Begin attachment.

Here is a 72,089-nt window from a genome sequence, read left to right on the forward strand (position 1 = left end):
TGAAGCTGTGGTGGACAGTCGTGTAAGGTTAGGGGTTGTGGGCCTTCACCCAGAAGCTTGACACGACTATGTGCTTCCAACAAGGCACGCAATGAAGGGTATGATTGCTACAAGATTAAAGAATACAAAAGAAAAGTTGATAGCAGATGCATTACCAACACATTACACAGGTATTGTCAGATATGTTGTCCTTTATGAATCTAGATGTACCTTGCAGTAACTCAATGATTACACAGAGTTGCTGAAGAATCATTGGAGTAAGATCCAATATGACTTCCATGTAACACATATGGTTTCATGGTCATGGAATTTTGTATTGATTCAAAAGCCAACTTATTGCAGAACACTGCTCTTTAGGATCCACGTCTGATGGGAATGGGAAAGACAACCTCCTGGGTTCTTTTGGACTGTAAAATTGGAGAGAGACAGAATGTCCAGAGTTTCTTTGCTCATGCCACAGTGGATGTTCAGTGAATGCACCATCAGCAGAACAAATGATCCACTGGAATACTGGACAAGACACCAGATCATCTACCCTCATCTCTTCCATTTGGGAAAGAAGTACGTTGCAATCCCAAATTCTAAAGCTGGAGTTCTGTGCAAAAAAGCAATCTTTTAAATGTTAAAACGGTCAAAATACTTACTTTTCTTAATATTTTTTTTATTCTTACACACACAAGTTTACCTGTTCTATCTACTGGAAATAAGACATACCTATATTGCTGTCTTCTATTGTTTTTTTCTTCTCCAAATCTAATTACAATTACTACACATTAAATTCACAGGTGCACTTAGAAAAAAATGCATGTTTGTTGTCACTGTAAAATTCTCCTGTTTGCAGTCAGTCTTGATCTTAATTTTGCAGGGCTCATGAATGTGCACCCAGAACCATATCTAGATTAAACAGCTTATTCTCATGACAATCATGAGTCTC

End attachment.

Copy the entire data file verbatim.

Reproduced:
Here is a 72,089-nt window from a genome sequence, read left to right on the forward strand (position 1 = left end):
TGAAGCTGTGGTGGACAGTCGTGTAAGGTTAGGGGTTGTGGGCCTTCACCCAGAAGCTTGACACGACTATGTGCTTCCAACAAGGCACGCAATGAAGGGTATGATTGCTACAAGATTAAAGAATACAAAAGAAAAGTTGATAGCAGATGCATTACCAACACATTACACAGGTATTGTCAGATATGTTGTCCTTTATGAATCTAGATGTACCTTGCAGTAACTCAATGATTACACAGAGTTGCTGAAGAATCATTGGAGTAAGATCCAATATGACTTCCATGTAACACATATGGTTTCATGGTCATGGAATTTTGTATTGATTCAAAAGCCAACTTATTGCAGAACACTGCTCTTTAGGATCCACGTCTGATGGGAATGGGAAAGACAACCTCCTGGGTTCTTTTGGACTGTAAAATTGGAGAGAGACAGAATGTCCAGAGTTTCTTTGCTCATGCCACAGTGGATGTTCAGTGAATGCACCATCAGCAGAACAAATGATCCACTGGAATACTGGACAAGACACCAGATCATCTACCCTCATCTCTTCCATTTGGGAAAGAAGTACGTTGCAATCCCAAATTCTAAAGCTGGAGTTCTGTGCAAAAAAGCAATCTTTTAAATGTTAAAACGGTCAAAATACTTACTTTTCTTAATATTTTTTTTATTCTTACACACACAAGTTTACCTGTTCTATCTACTGGAAATAAGACATACCTATATTGCTGTCTTCTATTGTTTTTTTCTTCTCCAAATCTAATTACAATTACTACACATTAAATTCACAGGTGCACTTAGAAAAAAATGCATGTTTGTTGTCACTGTAAAATTCTCCTGTTTGCAGTCAGTCTTGATCTTAATTTTGCAGGGCTCATGAATGTGCACCCAGAACCATATCTAGATTAAACAGCTTATTCTCATGACAATCATGAGTCTC